4) The distinction between desired state and actual state isn't really as hard to get as the article implies. In order for processes to be meaningful, they need to be expressed a datapoints in the same space. In order for the processes to be successful, you need to have a clear method to conform the later to the former. There is nothing new here, but lots of folks do get this wrong, somehow.

And finally:

If you cannot reduce your entire desired state to a series of bits in some dataspace, then you don't really understand your desired state. Once so realized, it becomes natural to take those bits and manipulate them as bits rather than the things those bits represent. GitOps is nothing more and nothing less than a exploitation of these facts.

REvil ransomware gang's websites vanish soon after Kaseya fiasco, Uncle Sam threatens retaliation

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Re: Crossed the hallway

I spent a decade playing at the level of assembly language. I ocassionaly poked my head into what the compiler guys are up to.

Almost all of the artifacts that I have seen published regarding the identification of these groups beyond native language strike me as being pretty easy to fake at the compiler level. The only question is if these teams have anyone with the current skills to do so.

Of course, if they're not stripping the symbol table, they're just being lazy.

My point is that I'm pretty sure that a team with the skills one would expect of a (more or less) major state actor can reskin more easily than their counterparts can reattribute.

Google fined €500m for not paying French publishers after using their words on web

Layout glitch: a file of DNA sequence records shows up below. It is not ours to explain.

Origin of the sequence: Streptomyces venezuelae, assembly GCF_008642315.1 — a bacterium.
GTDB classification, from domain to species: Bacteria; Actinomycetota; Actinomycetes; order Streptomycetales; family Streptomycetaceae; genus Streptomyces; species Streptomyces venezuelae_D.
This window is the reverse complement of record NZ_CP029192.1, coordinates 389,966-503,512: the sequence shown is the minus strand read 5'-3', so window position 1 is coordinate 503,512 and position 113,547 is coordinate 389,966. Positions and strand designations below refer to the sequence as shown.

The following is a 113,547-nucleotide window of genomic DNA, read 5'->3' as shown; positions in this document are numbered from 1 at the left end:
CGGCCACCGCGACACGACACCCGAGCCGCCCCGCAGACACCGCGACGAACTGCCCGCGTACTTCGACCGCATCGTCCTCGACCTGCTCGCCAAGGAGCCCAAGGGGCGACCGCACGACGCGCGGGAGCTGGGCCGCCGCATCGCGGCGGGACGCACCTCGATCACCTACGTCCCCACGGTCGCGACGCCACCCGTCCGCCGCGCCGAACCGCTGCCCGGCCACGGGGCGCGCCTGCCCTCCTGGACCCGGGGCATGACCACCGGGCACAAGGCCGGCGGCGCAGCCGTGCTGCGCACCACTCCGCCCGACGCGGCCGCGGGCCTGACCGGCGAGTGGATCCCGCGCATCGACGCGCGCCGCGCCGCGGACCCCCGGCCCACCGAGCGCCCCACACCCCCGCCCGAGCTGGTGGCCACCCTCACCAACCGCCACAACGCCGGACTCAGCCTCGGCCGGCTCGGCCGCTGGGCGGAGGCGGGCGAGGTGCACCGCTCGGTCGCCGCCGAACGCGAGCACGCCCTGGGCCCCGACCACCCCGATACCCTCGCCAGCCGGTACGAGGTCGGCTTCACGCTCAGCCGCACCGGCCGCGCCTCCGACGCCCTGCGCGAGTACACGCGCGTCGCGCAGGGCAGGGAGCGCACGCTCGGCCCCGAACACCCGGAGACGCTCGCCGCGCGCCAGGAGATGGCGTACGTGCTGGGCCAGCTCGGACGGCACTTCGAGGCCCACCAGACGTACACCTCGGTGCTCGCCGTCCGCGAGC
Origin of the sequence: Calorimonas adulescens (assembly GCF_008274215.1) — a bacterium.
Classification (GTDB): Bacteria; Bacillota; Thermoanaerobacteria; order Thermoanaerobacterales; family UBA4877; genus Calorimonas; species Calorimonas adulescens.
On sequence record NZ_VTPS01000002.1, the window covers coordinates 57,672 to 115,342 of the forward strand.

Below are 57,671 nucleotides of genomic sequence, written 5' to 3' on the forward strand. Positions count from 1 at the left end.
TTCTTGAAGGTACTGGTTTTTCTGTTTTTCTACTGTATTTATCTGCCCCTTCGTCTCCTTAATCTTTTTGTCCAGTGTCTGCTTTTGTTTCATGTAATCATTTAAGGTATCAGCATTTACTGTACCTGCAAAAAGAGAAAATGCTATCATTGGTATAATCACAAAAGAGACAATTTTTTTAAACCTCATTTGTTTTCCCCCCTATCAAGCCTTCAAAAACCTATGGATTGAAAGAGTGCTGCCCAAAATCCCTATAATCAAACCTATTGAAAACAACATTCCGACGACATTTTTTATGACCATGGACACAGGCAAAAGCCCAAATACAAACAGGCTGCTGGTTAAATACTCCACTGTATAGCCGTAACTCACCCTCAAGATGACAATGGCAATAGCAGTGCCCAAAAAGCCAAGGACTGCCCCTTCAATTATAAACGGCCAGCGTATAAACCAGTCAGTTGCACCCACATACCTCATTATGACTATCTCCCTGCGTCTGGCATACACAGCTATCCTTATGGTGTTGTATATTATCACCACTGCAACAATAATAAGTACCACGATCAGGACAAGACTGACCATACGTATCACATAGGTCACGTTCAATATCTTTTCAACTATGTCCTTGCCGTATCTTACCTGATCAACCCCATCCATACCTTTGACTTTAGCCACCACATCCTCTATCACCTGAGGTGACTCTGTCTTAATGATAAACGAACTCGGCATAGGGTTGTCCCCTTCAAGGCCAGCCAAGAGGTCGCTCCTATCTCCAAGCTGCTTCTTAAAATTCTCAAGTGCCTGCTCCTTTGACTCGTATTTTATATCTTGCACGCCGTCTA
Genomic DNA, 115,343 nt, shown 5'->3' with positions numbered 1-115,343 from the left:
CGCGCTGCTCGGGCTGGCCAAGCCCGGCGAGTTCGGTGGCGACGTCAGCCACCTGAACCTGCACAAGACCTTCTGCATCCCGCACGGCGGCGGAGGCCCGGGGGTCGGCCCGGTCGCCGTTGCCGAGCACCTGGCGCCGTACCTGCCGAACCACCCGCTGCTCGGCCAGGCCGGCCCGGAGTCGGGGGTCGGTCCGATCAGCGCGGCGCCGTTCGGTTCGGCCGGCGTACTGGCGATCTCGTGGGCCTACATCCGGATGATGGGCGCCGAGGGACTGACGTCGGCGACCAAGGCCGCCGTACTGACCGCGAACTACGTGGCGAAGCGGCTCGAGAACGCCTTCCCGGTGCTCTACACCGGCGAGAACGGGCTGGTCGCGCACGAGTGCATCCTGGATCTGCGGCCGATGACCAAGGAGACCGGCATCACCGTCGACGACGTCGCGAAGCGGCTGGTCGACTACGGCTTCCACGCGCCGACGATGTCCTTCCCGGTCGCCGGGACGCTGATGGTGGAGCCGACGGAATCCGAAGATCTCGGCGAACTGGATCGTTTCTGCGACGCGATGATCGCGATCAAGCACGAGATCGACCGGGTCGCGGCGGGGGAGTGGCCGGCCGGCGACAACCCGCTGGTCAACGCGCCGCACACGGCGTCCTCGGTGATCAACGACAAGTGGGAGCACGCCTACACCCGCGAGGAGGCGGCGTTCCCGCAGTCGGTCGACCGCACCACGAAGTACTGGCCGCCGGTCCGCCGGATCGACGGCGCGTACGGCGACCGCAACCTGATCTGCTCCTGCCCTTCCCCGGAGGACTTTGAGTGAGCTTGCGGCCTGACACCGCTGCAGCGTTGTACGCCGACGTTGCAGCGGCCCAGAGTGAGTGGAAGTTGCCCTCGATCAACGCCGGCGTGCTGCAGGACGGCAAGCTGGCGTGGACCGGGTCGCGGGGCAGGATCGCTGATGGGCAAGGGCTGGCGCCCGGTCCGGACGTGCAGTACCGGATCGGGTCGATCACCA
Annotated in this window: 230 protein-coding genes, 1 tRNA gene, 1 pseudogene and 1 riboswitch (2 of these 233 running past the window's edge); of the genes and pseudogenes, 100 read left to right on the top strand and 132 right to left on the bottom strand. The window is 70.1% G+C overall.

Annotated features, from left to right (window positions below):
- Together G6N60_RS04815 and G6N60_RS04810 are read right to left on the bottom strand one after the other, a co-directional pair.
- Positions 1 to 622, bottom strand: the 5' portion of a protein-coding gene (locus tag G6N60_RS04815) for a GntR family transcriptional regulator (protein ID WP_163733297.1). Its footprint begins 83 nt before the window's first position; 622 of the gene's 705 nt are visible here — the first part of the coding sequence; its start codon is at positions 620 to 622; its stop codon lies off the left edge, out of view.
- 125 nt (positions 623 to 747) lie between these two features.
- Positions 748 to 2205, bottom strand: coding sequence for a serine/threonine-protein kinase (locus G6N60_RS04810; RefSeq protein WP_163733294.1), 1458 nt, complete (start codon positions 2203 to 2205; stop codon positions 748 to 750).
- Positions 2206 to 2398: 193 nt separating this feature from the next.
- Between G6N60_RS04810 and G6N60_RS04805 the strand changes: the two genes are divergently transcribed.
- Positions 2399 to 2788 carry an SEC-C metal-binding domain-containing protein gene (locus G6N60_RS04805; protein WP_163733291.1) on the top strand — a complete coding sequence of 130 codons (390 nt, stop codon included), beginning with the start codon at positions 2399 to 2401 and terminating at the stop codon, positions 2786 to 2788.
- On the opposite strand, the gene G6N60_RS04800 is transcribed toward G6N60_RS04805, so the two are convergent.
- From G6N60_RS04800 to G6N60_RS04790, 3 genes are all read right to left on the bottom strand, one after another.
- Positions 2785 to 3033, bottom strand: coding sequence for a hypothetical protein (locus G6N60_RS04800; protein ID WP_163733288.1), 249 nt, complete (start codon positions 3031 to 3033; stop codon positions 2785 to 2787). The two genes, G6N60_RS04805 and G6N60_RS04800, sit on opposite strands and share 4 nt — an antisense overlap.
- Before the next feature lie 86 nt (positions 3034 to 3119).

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Yep. 1MEU/day is probably more that they are making in France on ads. Probably.

It will be interesting. They won the war with Spain, but times seem to be changing.

What follows Patch Tuesday? Exploit Wednesday. Grab this bumper batch of security updates from Microsoft

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Re: Maybe (but probably not)

When the customer gets fed up with non-performing products, or $1000 devices that won't be usable next Christmas, that is when we will see reliable systems--and not before.

To quote the CEO of IBM (in 2000), "One of these days, the customer is going to say 'E-nough!' But until he does, it's e-everything."

The other route is regulation. That worked for seat belts. This is a much tougher environment, however.

Cybercriminals took advantage of WFH to target financial services companies, say financial bods

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Paris Hilton

In other news..

Water is wet. The sky is blue. The Pope is Catholic, and Willie Sutton robs banks because that is where the money is.

Is there ANYTHING of interest in this report?

Kaseya restores SaaS, then 'performance issues' force a do-over

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Re: “With the large number of users coming back online in a short window"

Yep. Looks like they need the help of someone with real SRE experience.

I'm available, but I'm going to need my money up front...

Microsoft to beef up security portfolio with reported half-billion-dollar RiskIQ buyout

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m$ curse

RiskIQ major outages starting in 3...2...1..

SolarWinds issues software update – one it wrote for a change – to patch hole exploited in the wild

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Re: A modest proposal

I know, but it's a start. I'll keep your additional points in mind. I'm still quite junior when it comes to real ops knowledge.

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Paris Hilton

A modest proposal

Maybe, and just hear me out, but maybe it would be a good idea to geoblock access to your admin panels to any nation that your admins aren't actually living in or likely to travel to?

Kaseya claims SaaS restoration going swimmingly

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I would wrestle this guy's shovel away from him...

but I'm too busy enjoying my popcorn.